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Tattoos of Delaware

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No regrets

Jen Anderson
Chester County | Tattoo artist

Everyone has heard about someone getting a tattoo of his or her significant other, only to have the relationship end. That’s when the tattoo can become a painful or embarrassing reminder of love gone wrong. But that didn’t bother Anderson, owner of Jen Anderson Tattoos, when she and her boyfriend split. The tattoo of a man and woman embracing is still special to her. “I’m a hopeless romantic, and I was dating a man with a mustache at the time,” she says, describing the design inked by Luke White. “It’s meant to represent us. I don’t believe in getting significant others’ names tattooed on my body, but instead I have an image meant to capture a moment in time for eternity. And even though we parted ways, I don’t regret it for a minute.”

About the artist: Jen Anderson has been tattooing professionally for about seven years. She graduated from Penn State University in 2009 with a degree in fine arts, then served a one-year apprenticeship at a tattoo shop in Pottstown, Pa., before striking out on her own. Many customers take advantage of Anderson’s offer to travel to their homes.

 

Rob Willis

Tat-Man

Rob Willis, 31
Wilmington | Coffee roaster-production manager

Like the catchy Corona ads, Willis has found his beach. It’s on his upper arm in the form of a half-sleeve tattoo. The design includes a tropical sunset scene featuring DC Comics characters Catwoman, Harley Quinn and Poison Ivy sporting skimpy bikinis. Willis first had the beach scene done because his favorite place to be in the world is on a beach with palm trees at sunset. A Batman comic series called “Gotham City Sirens” was the inspiration for the sexy trio. Says Willis, “I think the tattoo says I’m a beach bum with a natural affinity for bad girls with nice girl tendencies.”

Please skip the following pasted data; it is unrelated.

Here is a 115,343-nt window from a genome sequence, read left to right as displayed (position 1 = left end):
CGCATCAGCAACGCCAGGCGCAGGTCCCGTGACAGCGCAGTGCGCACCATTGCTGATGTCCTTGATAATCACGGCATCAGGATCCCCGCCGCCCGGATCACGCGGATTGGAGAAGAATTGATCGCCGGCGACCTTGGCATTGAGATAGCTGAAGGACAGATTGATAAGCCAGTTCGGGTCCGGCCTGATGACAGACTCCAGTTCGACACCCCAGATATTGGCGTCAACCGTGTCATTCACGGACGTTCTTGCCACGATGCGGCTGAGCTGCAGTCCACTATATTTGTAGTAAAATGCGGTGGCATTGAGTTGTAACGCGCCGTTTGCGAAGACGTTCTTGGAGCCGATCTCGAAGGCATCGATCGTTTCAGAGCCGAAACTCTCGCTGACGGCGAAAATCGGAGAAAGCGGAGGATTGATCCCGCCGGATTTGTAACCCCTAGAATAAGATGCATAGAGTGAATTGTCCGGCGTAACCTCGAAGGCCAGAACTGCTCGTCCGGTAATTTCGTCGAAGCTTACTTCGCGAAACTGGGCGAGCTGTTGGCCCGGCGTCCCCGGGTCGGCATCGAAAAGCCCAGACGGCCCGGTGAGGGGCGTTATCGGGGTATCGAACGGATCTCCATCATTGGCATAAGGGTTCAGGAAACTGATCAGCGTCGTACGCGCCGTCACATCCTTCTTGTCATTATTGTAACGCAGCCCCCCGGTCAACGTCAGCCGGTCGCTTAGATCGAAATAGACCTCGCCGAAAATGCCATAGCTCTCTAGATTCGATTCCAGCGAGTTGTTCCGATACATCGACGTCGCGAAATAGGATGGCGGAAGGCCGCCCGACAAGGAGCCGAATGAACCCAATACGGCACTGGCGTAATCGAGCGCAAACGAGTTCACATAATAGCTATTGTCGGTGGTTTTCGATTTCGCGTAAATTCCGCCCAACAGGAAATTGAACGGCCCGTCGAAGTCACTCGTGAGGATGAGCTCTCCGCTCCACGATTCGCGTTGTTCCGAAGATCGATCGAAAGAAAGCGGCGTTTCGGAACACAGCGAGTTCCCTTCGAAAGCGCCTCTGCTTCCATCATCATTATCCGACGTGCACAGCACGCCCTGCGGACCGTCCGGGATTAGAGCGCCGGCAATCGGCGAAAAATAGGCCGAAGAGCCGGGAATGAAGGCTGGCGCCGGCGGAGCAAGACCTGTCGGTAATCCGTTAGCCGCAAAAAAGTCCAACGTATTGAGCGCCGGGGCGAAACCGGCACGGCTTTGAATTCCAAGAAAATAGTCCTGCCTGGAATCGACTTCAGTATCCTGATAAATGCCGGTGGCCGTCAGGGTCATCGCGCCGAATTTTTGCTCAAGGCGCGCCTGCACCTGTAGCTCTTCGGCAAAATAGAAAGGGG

A teaching moment

Jennifer Hochstuhl, 30
Hockessin | High school English teacher

Hochstuhl’s colorful starfish tattoo has done more than gain the attention of students at A.I. du Pont High—it’s led to many positive encounters that may otherwise not have happened. “It’s surprising how many connections I make with students who I don’t even have in class,” she says. “They see me in the hall and ask me about my tattoo. It’s a positive connection with a teacher.” Hochstuhl asked Anderson, a grade-school buddy who she recently reconnected with, to create the starfish in honor of a favorite parable. “A boy is throwing beached starfish back into the ocean one by one,” Hochstuhl says, “and even though he is told he can’t save them all, he knows he is saving each one he throws back in. To me, that parable reflects teaching. I know I can’t save all of my students, but I can do everything I can in the time that I hold them in my hand before the tide takes them away.”

Jennifer Hochstuhl

 

Ashley Eisele

Proud as a peacock

Ashley Eisele, 28
Milford | Pharmacy technician

When choosing a theme for her third tattoo, Eisele wanted to include a few of her favorite things: lilies, a peacock feather and her children’s names (Danika and Raines) written in pearls, “because my children are my everything.” She added a compass because her husband has one in one of his tattoos. “I wanted a bigger custom piece, and Jen delivered it to me perfectly,” Eisele says. “It has my favorite things tied into one piece of art that I love. I get to show it off when I want, but can hide it when I need to. Not that I’m ashamed of my choice of getting a tattoo, but for professional reasons, I like that I can hide it with no problem.”

 

Skull session

Benjamin Shahan, 35
Newark | Military maintenance mechanic supervisor

When Shahan saw a photo of a tattoo on a military website, he knew he had to have it. The design was inspired by an insignia worn by the Marvel Comics character The Punisher. The tattoo features a skull-like image rocking the colors of the American flag. Flames flicker inside its eye sockets and the skull is surrounded by a camouflage design. The Punisher, also known as Frank Castle in comic books and films, is a United States Marine-turned-vigilante who punishes criminals. Shahan says the tattoo, his seventh, reflects his love for his country. He enlisted in the Delaware Army National Guard in the days following the Sept. 11 attacks. “I’m a patriot,” Shahan says. “I love the military and I love what the flag stands for.”

Benjamin Shahan

 

A timely tribute

Tyeisha Lyles, 28
Bear | Licensed practical nurse

Lyles endured the loss of several friends and uncles during a short period recently, so she asked Anderson to design a watch surrounded by flowers as a tribute to them. “It’s symbolic,” Lyles says, “because time waits for nothing, so do everything you can while you can.” The timepiece tattoo, her 13th, was added to a rose near her elbow that was done by a friend. She plans on adding more tattoos in the future. “Tattoos describe who you are,” Lyles says. “I think they also contribute to your personality.”

Tyeisha Lyles

 

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